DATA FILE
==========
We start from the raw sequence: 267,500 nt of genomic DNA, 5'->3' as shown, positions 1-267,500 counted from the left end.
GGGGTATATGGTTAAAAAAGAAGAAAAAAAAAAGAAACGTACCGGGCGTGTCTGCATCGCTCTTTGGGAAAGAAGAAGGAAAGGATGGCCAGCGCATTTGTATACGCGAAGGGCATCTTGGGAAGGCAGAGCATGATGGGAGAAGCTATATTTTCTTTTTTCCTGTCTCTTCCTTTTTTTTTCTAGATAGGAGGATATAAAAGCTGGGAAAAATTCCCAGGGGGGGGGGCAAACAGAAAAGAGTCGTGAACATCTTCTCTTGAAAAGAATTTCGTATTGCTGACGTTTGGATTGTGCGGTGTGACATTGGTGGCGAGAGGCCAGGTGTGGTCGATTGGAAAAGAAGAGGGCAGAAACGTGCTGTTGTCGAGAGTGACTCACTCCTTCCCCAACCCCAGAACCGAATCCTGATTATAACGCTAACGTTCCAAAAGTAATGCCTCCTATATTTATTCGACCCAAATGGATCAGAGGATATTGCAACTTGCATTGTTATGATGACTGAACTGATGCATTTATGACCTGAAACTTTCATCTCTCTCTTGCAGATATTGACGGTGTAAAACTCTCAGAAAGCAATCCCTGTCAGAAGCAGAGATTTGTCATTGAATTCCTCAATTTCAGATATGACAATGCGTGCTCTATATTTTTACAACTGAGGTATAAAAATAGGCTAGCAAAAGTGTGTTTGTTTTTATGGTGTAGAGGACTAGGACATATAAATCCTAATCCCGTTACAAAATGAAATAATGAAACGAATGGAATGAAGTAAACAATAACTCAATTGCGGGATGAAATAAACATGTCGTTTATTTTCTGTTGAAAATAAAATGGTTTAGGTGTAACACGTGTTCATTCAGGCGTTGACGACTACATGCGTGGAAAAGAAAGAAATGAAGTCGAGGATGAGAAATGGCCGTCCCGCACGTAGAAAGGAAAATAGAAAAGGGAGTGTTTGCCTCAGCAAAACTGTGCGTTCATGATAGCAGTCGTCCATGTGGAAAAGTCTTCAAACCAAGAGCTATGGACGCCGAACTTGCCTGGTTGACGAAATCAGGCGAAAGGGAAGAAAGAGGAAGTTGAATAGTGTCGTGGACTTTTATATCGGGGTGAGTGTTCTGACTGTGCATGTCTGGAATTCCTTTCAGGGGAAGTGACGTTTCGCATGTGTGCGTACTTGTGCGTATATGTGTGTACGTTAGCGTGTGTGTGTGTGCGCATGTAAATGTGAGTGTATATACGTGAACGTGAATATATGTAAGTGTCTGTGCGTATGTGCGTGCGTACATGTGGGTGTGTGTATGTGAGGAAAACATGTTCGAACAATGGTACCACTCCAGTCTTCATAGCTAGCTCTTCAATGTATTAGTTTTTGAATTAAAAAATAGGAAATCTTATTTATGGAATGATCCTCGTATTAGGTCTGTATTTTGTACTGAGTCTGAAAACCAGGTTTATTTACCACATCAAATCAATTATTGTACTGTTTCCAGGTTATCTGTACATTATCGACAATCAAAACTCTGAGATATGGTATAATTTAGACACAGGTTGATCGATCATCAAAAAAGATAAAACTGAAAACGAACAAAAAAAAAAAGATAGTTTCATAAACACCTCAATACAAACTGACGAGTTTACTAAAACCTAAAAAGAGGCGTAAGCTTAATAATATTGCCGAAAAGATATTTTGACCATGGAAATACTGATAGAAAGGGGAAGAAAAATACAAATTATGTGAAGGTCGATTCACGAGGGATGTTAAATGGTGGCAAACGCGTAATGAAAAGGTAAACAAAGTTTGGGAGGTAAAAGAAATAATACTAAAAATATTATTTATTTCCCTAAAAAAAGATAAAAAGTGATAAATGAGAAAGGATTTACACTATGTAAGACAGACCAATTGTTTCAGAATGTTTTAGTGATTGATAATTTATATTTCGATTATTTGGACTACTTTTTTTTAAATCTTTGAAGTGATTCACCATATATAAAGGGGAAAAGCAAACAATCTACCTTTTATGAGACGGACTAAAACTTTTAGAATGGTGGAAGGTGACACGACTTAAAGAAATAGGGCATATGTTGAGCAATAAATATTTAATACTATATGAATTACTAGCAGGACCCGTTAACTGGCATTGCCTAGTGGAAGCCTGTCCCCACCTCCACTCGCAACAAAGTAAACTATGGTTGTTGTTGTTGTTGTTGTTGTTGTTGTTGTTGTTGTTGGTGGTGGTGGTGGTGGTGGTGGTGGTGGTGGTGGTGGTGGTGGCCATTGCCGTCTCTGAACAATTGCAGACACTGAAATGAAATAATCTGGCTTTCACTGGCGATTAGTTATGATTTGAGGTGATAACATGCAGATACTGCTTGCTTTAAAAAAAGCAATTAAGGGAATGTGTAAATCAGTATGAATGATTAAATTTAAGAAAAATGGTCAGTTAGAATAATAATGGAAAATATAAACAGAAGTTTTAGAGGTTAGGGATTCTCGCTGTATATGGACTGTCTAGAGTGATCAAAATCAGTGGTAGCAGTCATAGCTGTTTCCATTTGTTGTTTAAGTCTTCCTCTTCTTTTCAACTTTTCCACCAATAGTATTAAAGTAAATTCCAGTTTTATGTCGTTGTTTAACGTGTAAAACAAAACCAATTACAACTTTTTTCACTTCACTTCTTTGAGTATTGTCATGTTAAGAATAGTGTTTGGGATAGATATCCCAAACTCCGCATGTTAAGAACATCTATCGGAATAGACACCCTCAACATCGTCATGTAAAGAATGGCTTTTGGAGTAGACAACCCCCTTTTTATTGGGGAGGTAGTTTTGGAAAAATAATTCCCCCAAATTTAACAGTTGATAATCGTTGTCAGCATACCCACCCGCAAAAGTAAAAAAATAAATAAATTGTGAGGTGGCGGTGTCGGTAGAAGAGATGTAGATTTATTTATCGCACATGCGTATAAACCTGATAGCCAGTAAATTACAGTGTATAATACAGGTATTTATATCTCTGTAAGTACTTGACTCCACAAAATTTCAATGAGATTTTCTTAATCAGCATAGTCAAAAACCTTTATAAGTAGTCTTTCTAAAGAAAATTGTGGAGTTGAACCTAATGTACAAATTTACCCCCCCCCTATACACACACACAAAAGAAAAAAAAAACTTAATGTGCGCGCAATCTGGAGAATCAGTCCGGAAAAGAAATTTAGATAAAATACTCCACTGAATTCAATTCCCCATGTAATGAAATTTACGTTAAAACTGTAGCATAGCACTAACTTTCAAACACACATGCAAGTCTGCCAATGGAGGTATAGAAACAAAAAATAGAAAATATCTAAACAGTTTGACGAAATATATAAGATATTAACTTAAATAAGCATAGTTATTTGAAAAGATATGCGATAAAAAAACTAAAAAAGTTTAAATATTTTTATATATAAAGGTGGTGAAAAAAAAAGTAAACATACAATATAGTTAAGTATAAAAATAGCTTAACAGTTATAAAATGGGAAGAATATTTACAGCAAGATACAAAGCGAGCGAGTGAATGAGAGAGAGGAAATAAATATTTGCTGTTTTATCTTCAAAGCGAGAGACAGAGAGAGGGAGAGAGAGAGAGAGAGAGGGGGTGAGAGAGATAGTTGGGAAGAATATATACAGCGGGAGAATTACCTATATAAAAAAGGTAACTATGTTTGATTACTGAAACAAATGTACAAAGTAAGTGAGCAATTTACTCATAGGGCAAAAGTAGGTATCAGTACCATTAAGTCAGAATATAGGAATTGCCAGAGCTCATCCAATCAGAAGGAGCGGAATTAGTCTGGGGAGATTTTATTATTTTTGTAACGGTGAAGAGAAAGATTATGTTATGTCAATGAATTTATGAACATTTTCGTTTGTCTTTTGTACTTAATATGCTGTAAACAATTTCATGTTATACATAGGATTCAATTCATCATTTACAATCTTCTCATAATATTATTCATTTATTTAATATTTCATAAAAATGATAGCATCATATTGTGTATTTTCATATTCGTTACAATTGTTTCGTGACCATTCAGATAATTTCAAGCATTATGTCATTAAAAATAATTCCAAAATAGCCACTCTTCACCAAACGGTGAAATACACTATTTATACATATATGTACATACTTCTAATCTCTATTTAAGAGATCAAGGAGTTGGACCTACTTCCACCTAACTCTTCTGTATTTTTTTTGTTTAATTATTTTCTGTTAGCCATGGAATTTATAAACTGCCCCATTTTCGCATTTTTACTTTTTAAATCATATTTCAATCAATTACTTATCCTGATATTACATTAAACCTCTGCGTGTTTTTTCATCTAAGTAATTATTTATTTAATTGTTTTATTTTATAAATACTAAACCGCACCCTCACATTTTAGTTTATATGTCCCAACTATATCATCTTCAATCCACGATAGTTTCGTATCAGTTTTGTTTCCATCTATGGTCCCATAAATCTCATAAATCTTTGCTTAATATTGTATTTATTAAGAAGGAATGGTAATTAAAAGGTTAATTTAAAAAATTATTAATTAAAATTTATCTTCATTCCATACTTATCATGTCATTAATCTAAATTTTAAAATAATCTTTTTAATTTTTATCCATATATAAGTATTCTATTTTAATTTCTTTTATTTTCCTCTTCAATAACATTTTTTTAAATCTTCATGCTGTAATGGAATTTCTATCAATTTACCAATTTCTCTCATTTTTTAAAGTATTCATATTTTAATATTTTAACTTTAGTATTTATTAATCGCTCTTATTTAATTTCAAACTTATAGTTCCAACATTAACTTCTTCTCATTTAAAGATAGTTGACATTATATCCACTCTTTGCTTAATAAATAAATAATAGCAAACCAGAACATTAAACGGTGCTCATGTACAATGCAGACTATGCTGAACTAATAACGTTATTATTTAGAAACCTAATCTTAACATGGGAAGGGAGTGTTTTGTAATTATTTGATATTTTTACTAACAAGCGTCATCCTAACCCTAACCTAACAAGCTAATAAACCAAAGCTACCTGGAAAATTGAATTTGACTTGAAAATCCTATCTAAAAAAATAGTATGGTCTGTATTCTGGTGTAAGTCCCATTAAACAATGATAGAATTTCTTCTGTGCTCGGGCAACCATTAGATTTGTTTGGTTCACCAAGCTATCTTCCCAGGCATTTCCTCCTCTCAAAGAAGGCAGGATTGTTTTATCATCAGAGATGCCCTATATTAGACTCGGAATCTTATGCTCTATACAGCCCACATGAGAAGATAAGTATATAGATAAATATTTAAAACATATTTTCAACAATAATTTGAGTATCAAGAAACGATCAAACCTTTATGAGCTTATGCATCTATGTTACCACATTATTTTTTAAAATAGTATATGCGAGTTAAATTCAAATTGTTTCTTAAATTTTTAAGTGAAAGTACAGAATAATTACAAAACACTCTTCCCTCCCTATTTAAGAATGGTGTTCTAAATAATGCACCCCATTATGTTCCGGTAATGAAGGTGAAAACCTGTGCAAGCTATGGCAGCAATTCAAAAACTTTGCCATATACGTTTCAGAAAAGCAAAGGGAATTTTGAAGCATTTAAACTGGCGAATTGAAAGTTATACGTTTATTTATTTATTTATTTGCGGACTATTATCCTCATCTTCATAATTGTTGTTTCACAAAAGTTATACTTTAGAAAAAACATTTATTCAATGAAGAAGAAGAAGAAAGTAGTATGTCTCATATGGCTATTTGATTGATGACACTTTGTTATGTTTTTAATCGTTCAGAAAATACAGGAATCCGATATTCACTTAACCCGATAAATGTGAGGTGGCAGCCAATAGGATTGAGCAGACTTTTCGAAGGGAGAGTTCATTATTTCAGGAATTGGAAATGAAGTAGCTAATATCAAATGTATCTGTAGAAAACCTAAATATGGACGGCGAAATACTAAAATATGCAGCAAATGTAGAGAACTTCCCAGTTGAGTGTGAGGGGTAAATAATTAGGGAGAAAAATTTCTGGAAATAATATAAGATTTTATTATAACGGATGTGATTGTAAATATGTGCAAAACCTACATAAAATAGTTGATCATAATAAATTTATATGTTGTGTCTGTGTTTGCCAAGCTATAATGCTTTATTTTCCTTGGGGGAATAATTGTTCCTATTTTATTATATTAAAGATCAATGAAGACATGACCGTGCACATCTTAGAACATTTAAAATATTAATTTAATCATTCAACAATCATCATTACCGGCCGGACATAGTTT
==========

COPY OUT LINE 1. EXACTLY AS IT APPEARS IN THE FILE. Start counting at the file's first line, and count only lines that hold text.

We start from the raw sequence: 267,500 nt of genomic DNA, 5'->3' as shown, positions 1-267,500 counted from the left end.